Understanding The Paranoia Of Anti-Gunners

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People come to different political views in different ways. That includes anti-gun views.

Some people become gun control advocates after losing someone they care about to violence committed with a firearm. Some of us, including our own Ryan Petty and myself, don’t.


Yet one doesn’t need to be touched by so-called gun violence directly to develop a bizarre sense of paranoia about firearms.

After all, the mastermind of the student walkout for gun control from several years back isn’t even in the United States anymore, yet claims to still be touched by that paranoia.

Lane Murdock sometimes finds herself preemptively looking for emergency exits even though she now lives and studies in a country where mass shootings are rare.

More than five years after leading a national student walkout following the massacre at Marjory Stoneman Douglas High School,the 21-year-old from Connecticut occasionally looks for open windows and other potential escape routes around her Scottish university campus.

“Most of America is still having to deal with daily mourning,” Murdock said of her native country, where nearly 1,500 children and teens have been killed by a gunfire so far this year, according to the Gun Violence Archive.

I’m going to break in here and point out that no, we’re not dealing with “daily mourning.”

Yes, people are killed with guns every day, but people are killed in car accidents every day. People die of heart attacks and cancer every day.

Unless we’re made acutely aware of those deaths, though, most of us aren’t really mourning. We don’t know these people and while we can intellectually know it happened or even read about that death, but we’re not mourning in the least. We can feel bad about it, but that’s not quite the same as mourning.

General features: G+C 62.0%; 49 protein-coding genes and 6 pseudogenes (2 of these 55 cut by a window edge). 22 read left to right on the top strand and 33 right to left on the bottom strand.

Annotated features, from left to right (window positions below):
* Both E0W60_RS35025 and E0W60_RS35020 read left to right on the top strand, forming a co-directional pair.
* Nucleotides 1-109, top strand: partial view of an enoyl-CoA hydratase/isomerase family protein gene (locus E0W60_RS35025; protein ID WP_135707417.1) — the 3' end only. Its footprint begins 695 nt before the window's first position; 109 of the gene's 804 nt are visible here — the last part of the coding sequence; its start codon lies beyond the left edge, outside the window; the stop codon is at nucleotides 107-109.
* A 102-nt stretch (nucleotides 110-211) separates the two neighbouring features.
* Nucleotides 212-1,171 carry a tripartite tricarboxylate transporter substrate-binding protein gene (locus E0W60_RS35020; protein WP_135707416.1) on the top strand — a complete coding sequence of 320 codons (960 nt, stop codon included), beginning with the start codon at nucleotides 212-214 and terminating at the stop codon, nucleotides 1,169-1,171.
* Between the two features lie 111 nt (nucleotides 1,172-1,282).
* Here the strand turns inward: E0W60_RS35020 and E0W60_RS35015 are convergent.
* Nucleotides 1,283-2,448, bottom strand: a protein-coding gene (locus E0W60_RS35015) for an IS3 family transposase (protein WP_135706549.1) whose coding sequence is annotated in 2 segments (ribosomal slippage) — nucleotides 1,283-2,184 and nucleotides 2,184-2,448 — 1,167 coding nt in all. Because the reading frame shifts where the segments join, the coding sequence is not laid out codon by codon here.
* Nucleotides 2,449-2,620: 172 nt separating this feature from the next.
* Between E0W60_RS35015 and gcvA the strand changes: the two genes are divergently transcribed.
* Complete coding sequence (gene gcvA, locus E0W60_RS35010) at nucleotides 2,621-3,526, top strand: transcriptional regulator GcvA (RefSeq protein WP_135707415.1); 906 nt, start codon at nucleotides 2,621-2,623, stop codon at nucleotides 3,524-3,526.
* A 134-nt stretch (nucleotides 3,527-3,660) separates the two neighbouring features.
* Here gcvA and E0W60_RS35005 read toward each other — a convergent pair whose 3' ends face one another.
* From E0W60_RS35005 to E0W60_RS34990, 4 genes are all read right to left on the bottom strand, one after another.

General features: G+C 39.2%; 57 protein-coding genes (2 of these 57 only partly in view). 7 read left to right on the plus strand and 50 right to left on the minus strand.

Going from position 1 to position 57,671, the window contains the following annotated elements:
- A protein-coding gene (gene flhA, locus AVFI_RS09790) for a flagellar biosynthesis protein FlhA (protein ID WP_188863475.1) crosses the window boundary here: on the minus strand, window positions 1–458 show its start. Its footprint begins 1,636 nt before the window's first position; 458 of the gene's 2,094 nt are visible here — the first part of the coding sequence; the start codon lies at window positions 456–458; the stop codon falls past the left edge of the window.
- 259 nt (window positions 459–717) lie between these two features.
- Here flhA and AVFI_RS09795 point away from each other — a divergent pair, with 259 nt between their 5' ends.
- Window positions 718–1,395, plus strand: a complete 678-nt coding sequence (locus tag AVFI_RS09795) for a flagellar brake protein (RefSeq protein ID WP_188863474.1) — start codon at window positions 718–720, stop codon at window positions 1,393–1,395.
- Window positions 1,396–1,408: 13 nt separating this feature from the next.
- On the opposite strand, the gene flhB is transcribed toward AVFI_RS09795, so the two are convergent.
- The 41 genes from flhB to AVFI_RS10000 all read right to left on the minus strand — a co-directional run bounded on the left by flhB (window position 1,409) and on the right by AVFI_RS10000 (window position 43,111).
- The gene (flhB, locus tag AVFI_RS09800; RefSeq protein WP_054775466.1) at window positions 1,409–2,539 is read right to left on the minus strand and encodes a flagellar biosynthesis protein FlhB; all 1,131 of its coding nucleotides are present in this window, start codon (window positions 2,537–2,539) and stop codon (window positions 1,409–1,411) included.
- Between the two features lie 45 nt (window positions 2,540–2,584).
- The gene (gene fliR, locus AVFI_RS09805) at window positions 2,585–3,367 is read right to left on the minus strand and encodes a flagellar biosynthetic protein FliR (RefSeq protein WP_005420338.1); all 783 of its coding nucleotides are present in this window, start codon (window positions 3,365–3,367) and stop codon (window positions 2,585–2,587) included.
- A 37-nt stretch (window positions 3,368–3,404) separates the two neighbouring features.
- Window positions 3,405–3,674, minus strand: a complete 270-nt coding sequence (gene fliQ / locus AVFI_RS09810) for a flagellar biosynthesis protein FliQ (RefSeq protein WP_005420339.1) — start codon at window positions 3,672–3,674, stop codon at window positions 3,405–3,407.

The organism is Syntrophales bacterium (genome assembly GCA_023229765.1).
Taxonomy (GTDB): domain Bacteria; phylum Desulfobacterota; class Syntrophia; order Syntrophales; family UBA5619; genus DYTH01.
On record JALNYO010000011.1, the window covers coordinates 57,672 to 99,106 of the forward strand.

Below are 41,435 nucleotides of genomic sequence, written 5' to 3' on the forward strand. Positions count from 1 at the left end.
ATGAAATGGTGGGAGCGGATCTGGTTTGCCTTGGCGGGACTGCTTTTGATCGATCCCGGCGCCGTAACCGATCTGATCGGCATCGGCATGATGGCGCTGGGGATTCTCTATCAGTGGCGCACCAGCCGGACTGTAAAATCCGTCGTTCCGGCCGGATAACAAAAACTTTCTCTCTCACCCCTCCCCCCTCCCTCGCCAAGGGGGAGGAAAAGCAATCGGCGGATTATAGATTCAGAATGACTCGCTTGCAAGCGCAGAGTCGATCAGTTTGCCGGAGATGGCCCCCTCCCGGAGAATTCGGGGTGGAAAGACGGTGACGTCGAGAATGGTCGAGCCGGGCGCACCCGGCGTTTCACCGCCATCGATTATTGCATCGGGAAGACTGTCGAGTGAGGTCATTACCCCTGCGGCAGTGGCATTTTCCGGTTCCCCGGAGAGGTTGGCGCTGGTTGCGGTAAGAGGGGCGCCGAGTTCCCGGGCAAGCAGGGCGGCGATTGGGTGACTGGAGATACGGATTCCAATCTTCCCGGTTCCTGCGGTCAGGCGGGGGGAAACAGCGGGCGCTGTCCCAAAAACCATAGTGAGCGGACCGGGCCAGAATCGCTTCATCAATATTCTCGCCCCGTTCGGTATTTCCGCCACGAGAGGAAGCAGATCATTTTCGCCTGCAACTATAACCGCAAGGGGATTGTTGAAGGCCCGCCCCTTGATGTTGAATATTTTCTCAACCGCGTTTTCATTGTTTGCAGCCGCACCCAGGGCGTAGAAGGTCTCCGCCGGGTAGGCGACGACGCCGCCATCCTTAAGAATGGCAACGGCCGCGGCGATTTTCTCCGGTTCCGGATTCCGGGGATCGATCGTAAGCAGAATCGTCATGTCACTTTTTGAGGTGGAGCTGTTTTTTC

And the fact that Murdock thinks we are leads us to the fact that she’s still looking for escape routes in a country that doesn’t have a lot of mass shootings.

Now, I’m not actually bothered that she does it. I think it’s particularly wise to do so because there are all kinds of other horrible things that can happen beyond something like Lewiston.

But I am bothered by the fact that this is presented like some natural part of being American, that we all do this and simply have to do this as a matter of survival and that anti-gun policies are the only sane way forward.

The truth is, the vast majority people aren’t going to be caught in a mass shooting. Most won’t even know anyone who was involved in one. It just looks that way because they do happen more often here than are reported in other countries and we’re a pretty big country. On a per capita basis, we’re always going to have more mass shootings than some other places.

Further, we’ve seen mass shootings in this country in states as varied in their gun control policies as California and Maine. If anti-gunners are right, then surely we should have only seen Maine, yet that’s not how the year started out, now is it?

Murdock’s anti-gun paranoia–and this isn’t simple caution based on “just in case” but a deep-seated fear that there will be a mass shooting–is a big part of what is driving many in this country to adopt anti-gun policies.



Because the media sells them on this idea that it’s really just a matter of time before we’re each caught in such horrific circumstances. They treat these incidents like they’re as common as stubbed toes, then we’re supposed to react to assuage those feelings by capitulating with those who have them and those who helped create them in the first place.

Screw our rights, someone’s feelings are in an uproar.

And Murdock is just a prime example. She’s far from the only one, either. We’re seeing an entire generation who can’t understand the statistics of so-called gun violence, thus are convinced they’re unlikely to escape it despite all the evidence saying they will.

But we’re supposed to ignore that evidence and play into their psychological issues. Sorry, hard pass.

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